The connection between bereavement and grief is so interwoven that it often results in the terms being used interchangeably. Bereavement, however, is defined as the state in which someone has been deprived of something, while grief is the response to that loss. For a loss to precipitate bereavement, it must be significant, often involving the death of a loved one, end of an important relationship, or major life change. Grieving, as the psychological and physiological reaction to bereavement, is the individual’s method of coping, and can manifest in various forms or degrees.
Bereavement can be the result of the death of a spouse or life partner, close family member, friend, or even a pet. A divorce or the loss of a job can sometimes have the same impact. In fact, any experience that creates a feeling of deep loss qualifies as bereavement. The corresponding grief is a natural reaction, and most people find a way to process and move through it. Others may get stuck and need professional assistance. In those cases, grief or bereavement counseling is available.
When someone has suffered bereavement and grief sets in, the process is a unique and personal one. There have been many studies on the stages of grief, perhaps the most well known of which was performed by Swiss psychiatrist Elisabeth Kubler-Ross. The classic Kubler-Ross model is referred to as The Five Stages of Grief. These stages are denial, anger, bargaining, depression, and acceptance. Although others have tried to apply these stages in a linear fashion, Kubler-Ross was very explicit in her belief that everyone experiences bereavement and grief differently, with some moving from stage to stage while others end up getting stuck, repeating, or skipping some stages.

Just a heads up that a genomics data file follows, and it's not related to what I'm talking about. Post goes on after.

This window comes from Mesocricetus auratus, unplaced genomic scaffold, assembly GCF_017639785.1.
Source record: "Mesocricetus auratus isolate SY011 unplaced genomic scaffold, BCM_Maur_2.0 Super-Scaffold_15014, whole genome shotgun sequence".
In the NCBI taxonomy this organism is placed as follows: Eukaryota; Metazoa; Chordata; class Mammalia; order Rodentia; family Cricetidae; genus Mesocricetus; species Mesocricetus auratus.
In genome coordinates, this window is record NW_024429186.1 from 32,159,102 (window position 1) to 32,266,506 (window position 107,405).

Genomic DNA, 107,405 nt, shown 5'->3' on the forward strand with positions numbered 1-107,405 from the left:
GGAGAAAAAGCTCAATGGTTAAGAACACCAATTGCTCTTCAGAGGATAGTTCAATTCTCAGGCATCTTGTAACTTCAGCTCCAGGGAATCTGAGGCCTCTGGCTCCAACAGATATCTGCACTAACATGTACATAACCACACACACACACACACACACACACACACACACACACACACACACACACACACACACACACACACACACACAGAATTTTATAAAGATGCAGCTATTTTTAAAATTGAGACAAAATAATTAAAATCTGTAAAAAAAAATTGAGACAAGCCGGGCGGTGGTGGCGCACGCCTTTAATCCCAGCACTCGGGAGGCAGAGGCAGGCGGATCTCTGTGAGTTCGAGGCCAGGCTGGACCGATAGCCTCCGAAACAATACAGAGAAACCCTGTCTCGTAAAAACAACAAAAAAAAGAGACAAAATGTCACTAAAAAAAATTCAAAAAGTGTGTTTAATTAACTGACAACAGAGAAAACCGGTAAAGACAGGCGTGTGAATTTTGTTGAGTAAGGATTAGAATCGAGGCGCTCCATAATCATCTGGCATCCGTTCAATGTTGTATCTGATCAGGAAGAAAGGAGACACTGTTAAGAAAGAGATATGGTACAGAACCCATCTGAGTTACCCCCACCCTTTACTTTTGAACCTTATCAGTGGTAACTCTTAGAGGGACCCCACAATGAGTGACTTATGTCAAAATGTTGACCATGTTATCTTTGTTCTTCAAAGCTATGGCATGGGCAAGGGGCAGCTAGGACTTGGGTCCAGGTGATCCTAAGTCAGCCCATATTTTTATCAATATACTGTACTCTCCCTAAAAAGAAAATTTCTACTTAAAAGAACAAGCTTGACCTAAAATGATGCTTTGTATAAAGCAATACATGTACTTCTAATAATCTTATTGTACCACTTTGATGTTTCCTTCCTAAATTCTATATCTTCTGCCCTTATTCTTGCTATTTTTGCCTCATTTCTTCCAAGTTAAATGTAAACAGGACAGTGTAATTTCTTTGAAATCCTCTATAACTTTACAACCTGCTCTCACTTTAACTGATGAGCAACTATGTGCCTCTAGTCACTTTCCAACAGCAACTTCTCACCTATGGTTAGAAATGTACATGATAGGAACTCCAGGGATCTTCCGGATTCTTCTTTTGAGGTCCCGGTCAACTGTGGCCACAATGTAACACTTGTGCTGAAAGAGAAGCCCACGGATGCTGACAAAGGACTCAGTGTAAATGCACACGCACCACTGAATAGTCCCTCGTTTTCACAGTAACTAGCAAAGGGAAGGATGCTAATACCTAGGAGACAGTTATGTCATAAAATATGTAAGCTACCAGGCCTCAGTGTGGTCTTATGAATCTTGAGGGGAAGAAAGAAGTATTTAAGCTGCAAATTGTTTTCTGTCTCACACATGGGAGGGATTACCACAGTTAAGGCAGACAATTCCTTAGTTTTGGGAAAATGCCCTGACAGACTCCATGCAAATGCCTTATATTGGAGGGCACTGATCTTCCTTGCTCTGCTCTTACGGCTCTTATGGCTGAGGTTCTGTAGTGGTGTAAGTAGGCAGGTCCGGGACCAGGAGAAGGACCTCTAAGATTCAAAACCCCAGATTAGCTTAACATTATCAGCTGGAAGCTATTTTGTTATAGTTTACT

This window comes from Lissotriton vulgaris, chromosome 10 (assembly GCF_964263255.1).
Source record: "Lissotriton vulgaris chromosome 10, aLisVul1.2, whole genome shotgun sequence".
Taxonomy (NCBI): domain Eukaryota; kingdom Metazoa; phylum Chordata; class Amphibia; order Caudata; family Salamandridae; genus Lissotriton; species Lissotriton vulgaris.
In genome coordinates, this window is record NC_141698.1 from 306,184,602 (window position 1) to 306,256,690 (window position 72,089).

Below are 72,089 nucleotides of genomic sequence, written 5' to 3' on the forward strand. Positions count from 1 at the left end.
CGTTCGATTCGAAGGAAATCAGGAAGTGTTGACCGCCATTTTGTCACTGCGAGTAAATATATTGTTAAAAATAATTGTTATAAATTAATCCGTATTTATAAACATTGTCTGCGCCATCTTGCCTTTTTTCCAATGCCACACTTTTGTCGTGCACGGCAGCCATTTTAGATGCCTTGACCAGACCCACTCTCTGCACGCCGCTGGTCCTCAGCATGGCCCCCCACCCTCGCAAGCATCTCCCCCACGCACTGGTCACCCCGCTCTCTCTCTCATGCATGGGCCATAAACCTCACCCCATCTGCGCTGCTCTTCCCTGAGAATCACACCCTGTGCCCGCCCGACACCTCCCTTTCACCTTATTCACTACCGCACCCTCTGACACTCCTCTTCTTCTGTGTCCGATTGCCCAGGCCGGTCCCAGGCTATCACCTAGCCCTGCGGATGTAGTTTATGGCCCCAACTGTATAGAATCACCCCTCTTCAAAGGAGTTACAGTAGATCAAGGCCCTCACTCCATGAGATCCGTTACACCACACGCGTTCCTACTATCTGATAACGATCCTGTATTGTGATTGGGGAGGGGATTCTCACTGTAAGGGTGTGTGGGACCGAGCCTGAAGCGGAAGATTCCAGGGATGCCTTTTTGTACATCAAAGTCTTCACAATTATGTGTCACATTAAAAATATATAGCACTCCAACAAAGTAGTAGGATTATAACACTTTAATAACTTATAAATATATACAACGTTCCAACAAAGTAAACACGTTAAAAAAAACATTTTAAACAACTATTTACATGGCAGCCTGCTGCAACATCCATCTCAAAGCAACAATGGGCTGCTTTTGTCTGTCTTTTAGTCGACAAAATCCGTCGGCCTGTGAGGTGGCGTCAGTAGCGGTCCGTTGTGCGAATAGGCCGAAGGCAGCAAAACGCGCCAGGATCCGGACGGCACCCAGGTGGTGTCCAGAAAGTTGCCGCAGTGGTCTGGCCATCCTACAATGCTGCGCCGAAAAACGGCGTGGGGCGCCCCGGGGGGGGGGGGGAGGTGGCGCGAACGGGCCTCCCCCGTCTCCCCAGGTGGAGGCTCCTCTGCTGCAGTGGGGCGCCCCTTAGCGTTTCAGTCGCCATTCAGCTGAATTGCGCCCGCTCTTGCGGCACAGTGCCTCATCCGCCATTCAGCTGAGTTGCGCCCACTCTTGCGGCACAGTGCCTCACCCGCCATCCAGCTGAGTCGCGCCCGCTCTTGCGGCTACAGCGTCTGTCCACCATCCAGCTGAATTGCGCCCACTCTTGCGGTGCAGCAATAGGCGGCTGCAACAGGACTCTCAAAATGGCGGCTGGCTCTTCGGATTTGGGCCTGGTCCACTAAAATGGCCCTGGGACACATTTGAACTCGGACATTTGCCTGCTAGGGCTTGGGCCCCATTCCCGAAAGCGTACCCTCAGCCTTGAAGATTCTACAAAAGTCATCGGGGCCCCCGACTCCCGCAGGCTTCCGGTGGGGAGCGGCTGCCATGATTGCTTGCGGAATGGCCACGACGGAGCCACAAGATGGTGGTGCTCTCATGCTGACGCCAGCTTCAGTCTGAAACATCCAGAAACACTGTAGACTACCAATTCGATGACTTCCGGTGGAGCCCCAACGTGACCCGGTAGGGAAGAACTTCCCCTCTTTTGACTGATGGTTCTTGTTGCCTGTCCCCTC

Culturally, the reactions to bereavement and grief have been dictated by traditional practices and rituals. In different areas of the world, such as some of the more rural villages in Mexico, Spain, and Italy, women who lose a spouse will wear black for the rest of their lives. In contrast, the Hindu faith prescribes that grieving families wear white, and that the period of mourning is officially over on the 13th day after the death of the loved one. Every country, culture, and religion has variations on coping with bereavement and grief, but the underlying goal is the same: to support the individual and help move them through the stages of grief so that they can ultimately reach the point of acceptance.